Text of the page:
St. Adalbert Church
2505 W. Grace Street
South Bend, Indiana
The history of St Adalbert parish is detailed on the parish website and is summarized below.
St Adalbert parish was founded in 1910 as a Polish parish in South Bend, Indiana. Most of its parishioners were very poor. It was the last of four Polish churches in South Bend. The parish eventually outgrew its church and a cornerstone for a new church was laid in 1923. It took three years for the parishioners to raise enough money for the church, which was completed in 1926 at a cost of $23,000.
In 1940, the Rev. Aloysius Jarka was appointed pastor. Although his pastorship at St Adalbert was short due to illness, he hired John Mallin to decorate the church in 1941. Rev. Jarka passed away in September of 1943. He can be seen in the original black and white photos of the church standing next to Mallin, who painted murals on the North and South Walls of the church, as well as the altar decorations. Stenciling above the altar and the murals can also be seen in the 1941 photos. The total cost of the decorations was $15,000.
As the St Adalbert website states, “The mural on the North wall of the church best, painted by John A Mallin in 1941, epitomizes the humble but determined beginnings of the church. In the mural, Polish immigrants are shown constructing and beating their swords into plowshares. Industrial development can be seen in the form of factories in the distance and above the whole scene the people’s pastor is pointing to a cloud with the fallen Christ under his heavy cross struggling along. This struggle of Christ exemplifies what the Polish people have endured in establishing St. Adalbert’s. Far above the picture of Christ is a Polish inscription which is translated “By the sweat of your brow you have received the bread of life.” This mural can be seen in the original 1941 black and white photo as well as in the current color photo. This mural is similar to the murals Mallin did at St Joseph’s in 1943 in Hammond, Indiana, which also included images of workers including steel workers.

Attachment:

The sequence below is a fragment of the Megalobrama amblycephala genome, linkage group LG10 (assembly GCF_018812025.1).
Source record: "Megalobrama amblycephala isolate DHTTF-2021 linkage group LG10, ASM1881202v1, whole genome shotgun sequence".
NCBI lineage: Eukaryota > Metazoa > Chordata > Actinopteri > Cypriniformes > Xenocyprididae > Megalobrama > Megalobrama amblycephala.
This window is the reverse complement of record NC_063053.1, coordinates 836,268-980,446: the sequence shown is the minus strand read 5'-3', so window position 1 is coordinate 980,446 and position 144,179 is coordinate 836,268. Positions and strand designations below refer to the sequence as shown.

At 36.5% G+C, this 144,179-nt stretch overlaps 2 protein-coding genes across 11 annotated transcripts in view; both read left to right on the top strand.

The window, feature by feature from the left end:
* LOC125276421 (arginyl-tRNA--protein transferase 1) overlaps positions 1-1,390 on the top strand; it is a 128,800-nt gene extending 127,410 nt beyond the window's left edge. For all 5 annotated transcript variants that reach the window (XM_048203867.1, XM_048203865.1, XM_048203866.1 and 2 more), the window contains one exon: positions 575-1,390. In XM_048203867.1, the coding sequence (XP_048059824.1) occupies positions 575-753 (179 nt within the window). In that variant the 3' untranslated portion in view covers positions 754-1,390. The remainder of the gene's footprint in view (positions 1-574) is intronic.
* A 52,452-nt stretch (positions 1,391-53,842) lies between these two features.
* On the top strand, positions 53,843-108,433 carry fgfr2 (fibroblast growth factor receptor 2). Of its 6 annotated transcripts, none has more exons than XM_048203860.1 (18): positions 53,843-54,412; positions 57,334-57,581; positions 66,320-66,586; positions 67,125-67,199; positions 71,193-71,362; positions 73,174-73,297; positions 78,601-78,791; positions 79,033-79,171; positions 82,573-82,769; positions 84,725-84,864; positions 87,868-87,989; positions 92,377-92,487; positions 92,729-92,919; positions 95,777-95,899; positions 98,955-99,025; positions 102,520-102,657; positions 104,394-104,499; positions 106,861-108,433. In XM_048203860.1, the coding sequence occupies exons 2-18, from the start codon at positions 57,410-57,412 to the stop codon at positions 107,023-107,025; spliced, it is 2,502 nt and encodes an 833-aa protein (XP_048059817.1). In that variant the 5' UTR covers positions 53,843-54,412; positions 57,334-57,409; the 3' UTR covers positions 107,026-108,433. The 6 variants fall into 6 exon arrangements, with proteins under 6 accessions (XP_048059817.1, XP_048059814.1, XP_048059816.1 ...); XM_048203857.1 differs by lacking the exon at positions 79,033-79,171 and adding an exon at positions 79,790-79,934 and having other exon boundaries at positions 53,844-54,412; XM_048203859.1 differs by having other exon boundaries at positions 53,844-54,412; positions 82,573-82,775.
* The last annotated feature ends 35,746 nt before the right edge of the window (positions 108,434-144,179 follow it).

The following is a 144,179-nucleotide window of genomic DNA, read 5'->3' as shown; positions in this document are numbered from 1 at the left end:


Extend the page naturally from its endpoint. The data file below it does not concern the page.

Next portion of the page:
The altar murals and the north and south wall murals are still intact. However the stencil decorations above the altar stained glass windows, and above the north and south murals are gone.
The church celebrated its centennial in 2010, and currently celebrates masses in English, Spanish and Polish.